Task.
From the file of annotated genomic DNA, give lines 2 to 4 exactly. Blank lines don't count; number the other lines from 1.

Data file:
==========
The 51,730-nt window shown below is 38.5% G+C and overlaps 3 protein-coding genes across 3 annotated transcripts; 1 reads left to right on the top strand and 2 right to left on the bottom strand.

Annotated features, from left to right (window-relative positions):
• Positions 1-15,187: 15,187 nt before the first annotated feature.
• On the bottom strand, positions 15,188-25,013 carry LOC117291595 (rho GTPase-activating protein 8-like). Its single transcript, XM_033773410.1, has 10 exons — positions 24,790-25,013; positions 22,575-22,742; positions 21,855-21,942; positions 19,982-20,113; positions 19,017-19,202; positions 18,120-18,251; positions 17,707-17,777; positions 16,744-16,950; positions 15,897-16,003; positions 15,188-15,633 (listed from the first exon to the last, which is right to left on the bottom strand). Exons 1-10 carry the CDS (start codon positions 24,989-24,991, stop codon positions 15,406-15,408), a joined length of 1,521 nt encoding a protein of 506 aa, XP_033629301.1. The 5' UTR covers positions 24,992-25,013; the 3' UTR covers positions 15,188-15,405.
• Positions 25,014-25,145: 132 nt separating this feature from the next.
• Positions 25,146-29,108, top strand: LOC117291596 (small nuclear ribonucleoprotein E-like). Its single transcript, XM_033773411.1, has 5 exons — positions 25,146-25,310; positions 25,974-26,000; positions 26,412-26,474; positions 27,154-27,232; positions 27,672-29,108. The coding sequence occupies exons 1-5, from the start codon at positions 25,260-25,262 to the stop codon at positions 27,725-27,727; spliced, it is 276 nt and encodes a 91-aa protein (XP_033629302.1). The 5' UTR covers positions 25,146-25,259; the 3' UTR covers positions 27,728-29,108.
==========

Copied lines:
Annotated features, from left to right (window-relative positions):
• Positions 1-15,187: 15,187 nt before the first annotated feature.
• On the bottom strand, positions 15,188-25,013 carry LOC117291595 (rho GTPase-activating protein 8-like). Its single transcript, XM_033773410.1, has 10 exons — positions 24,790-25,013; positions 22,575-22,742; positions 21,855-21,942; positions 19,982-20,113; positions 19,017-19,202; positions 18,120-18,251; positions 17,707-17,777; positions 16,744-16,950; positions 15,897-16,003; positions 15,188-15,633 (listed from the first exon to the last, which is right to left on the bottom strand). Exons 1-10 carry the CDS (start codon positions 24,989-24,991, stop codon positions 15,406-15,408), a joined length of 1,521 nt encoding a protein of 506 aa, XP_033629301.1. The 5' UTR covers positions 24,992-25,013; the 3' UTR covers positions 15,188-15,405.